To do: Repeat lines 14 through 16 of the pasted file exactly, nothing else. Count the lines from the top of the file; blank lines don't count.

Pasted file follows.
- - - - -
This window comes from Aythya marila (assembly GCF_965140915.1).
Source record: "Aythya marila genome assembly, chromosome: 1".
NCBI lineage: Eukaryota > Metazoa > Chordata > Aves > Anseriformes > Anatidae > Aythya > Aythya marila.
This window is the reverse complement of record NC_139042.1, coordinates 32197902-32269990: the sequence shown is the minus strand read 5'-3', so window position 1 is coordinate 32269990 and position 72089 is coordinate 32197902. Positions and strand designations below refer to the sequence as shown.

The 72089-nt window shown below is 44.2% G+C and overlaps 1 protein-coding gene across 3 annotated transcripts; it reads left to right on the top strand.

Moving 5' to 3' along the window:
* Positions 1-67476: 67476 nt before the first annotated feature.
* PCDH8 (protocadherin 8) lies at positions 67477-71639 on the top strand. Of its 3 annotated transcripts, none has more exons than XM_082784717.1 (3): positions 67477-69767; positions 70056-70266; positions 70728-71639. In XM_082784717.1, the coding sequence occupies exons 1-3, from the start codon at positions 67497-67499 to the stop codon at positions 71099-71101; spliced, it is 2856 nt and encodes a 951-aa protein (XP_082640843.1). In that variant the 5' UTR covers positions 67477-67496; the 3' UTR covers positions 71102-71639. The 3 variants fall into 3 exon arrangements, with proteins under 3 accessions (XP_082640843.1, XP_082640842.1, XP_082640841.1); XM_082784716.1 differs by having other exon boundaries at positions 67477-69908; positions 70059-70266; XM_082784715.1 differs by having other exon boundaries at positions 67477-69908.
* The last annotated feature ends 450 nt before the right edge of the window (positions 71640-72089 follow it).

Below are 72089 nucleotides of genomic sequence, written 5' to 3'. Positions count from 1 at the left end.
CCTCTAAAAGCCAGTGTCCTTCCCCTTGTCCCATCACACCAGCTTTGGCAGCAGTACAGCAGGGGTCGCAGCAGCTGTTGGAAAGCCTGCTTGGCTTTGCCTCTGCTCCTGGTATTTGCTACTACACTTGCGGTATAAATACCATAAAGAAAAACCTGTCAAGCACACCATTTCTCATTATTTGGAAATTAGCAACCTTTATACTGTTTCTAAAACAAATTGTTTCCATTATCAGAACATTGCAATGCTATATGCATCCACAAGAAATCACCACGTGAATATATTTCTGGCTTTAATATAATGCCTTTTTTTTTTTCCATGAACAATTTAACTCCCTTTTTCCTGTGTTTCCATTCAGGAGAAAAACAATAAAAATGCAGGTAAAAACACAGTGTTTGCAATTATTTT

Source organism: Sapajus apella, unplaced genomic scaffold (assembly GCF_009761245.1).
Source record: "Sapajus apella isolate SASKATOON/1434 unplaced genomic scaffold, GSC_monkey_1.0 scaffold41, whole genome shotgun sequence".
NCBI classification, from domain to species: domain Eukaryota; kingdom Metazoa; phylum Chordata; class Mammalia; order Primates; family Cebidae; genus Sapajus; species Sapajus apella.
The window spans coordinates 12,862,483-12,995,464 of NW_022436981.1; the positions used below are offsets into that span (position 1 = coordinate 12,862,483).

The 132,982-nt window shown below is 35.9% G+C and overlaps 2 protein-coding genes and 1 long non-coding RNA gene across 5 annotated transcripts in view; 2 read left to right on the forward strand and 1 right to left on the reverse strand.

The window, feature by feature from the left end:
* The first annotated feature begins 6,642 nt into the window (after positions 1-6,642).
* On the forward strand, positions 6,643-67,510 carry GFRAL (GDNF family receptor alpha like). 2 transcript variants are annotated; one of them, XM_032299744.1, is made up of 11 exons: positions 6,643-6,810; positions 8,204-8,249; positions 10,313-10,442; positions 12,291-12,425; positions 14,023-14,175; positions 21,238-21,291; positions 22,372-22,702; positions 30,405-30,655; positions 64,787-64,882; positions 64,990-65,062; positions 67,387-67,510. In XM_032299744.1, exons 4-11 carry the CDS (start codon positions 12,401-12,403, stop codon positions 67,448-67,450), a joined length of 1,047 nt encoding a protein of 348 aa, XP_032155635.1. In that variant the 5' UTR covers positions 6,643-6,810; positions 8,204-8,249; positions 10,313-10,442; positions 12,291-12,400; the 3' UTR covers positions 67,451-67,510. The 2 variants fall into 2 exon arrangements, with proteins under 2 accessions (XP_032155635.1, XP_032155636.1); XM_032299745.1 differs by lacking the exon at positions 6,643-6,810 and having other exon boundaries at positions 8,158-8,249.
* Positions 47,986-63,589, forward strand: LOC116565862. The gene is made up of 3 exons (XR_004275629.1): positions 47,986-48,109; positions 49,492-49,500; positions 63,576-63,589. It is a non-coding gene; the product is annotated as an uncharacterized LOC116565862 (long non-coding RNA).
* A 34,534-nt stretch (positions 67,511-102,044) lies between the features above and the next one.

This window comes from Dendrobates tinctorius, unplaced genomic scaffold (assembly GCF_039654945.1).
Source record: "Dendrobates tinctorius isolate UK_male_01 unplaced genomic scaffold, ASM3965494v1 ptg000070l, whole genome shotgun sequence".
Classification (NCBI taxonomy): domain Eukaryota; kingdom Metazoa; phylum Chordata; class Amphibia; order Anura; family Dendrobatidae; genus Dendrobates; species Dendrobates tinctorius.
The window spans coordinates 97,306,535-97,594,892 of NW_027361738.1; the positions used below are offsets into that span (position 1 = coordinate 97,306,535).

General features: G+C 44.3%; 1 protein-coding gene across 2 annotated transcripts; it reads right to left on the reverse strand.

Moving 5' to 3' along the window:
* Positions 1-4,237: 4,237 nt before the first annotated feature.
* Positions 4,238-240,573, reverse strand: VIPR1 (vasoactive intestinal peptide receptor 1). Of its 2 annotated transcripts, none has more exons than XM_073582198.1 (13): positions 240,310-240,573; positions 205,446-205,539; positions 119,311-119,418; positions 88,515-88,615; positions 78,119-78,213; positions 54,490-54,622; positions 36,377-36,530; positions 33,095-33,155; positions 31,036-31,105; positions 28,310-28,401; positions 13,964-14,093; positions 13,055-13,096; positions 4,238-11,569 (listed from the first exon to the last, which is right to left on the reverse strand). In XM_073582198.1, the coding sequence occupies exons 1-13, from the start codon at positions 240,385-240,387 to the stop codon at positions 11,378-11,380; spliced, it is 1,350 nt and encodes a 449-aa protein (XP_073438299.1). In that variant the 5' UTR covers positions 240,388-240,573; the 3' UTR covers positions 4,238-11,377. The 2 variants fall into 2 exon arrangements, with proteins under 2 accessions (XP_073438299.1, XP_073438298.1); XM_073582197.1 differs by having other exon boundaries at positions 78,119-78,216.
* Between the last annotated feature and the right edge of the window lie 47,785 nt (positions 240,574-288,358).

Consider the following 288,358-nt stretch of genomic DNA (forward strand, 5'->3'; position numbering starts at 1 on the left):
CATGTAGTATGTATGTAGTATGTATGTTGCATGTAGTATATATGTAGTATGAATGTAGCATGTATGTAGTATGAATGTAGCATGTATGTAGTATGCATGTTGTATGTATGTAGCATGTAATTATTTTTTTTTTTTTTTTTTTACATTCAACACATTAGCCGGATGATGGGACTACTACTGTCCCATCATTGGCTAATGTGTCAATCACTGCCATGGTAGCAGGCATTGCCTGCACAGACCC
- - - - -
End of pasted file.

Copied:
NCBI classification, from domain to species: domain Eukaryota; kingdom Metazoa; phylum Chordata; class Mammalia; order Primates; family Cebidae; genus Sapajus; species Sapajus apella.
The window spans coordinates 12,862,483-12,995,464 of NW_022436981.1; the positions used below are offsets into that span (position 1 = coordinate 12,862,483).

The 132,982-nt window shown below is 35.9% G+C and overlaps 2 protein-coding genes and 1 long non-coding RNA gene across 5 annotated transcripts in view; 2 read left to right on the forward strand and 1 right to left on the reverse strand.